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a blog from young economists at Nova SBE

Integration as a future challenge

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Nearly 19% of people in Germany have a migration background with an increasing tendency.[1] The challenge for society is to integrate immigrants, enable them to taking part in social life and give them the chance to develop themselves. The foundation of a peaceful, constructive and respectful interaction between people with different religions or cultural differences, begins with the integration of children in school. Mixed classes of immigrants and native children foster a better understanding of each other and make minorities to identify with society.

In Germany we can observe an opposite development. Immigrants are often separating themselves in school, with serious consequences. A school is “segregated”, if more than the half of the pupil have a migration background. In large cities in Germany, nearly 70% of the pupil of primary school with migration background are visiting such segregated school. In mid-size cities it is 57% and in small cities 41%. On the opposite, just 17.1% of German children are visiting a school with more than the half of immigrants.[2]

The consequences of separation of schools are serious. Often factors from children with migration background, which constrain their success in school, are overlaying: families come out of lower social circumstances, German language skills are bad and knowledge is limited which could help in German schools. When these children are mainly together with other children with the same background, their chances of reaching higher education forms decrease drastically.

In past several approaches were implemented to counter this trend, like offering buses which carry children to other schools or the realignment of allocation of localities and schools. But all these policies didn’t stop or decrease segregation of schools.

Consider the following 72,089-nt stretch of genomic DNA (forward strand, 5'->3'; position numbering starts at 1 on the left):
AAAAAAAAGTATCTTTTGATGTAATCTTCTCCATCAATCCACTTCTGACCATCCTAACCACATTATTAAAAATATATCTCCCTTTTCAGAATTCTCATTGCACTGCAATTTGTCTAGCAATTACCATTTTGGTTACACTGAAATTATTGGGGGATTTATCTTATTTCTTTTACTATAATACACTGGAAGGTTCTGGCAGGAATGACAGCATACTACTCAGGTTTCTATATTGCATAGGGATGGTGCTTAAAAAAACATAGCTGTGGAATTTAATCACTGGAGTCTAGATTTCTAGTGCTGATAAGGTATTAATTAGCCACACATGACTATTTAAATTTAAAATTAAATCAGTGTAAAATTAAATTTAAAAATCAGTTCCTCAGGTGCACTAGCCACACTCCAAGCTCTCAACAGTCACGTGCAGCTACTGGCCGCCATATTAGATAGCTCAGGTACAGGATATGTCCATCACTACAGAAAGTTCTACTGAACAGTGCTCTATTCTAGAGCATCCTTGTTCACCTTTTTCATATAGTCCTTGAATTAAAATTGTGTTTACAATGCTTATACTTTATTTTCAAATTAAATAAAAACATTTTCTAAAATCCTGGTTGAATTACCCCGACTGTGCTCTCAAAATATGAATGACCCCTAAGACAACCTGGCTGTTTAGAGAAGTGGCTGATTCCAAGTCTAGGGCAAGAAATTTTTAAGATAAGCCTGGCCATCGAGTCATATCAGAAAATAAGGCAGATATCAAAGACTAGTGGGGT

Some experts[3] pointed out that the biggest mistake of the German government is to impose one financial and educational system to all schools. This system is oriented only on German pupil with a homogenous cultural background and not a mix of different nationalities. To stimulate an intercultural opening, the diversity of pupil have to be taken into account. A successful step towards this trend is only possible if a reorientation over all areas of school will take place. Isolated actions like advanced trainings of some teachers are not enough.[4] Further segregated should get access to special funds. A “social index” should act as a measure of the amount of payments which receive the schools.

To handle this topic is one the most important challenges Germany is faced with. With the demographical change as a background it is crucial to integrate immigrants to be prepared for future with a well-educated society to survive in a competitive environment.

 

Alexander Max #1575

 


[1] In 2005: 18%, compare Federal Statistical Office of Germany – Mikrozensus (2005/2011)

[2] See „Segregation an deutschen Schulen“ from Sachverständigenrat deutscher Stiftungen für Integration und Migration

[3] See „Die stärksten Schulen für die Schwachen“ from Tagesspiegel

[4] There are no overall campaigns to fight this problem, see: “Fortbildung in Deutschland 2012” from Goethe-Institut

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Author: studentnovasbe

Master student in Nova Sbe

2 thoughts on “Integration as a future challenge

  1. The subject of integration of immigrants and immigrants’ children into the school system is indeed a very important issue, not only for Germany and its low demography, but for most European countries. And it is a very complicated issue.

    The first question is to be very clear about what we are talking about when we say “integration”, “minorities” and “immigrants”:
    Are we talking about second-generations of immigrants who were raised in Germany speaking 2 languages (the mother language of their parents and German) or children of very recent immigrants who don’t speak a word of German?
    Indeed, the issue is not the same at all:
    – In the second case, there is an obvious learning gap between them and other German students, firstly due to language but also to previous cognitive level and methods in their country of origin.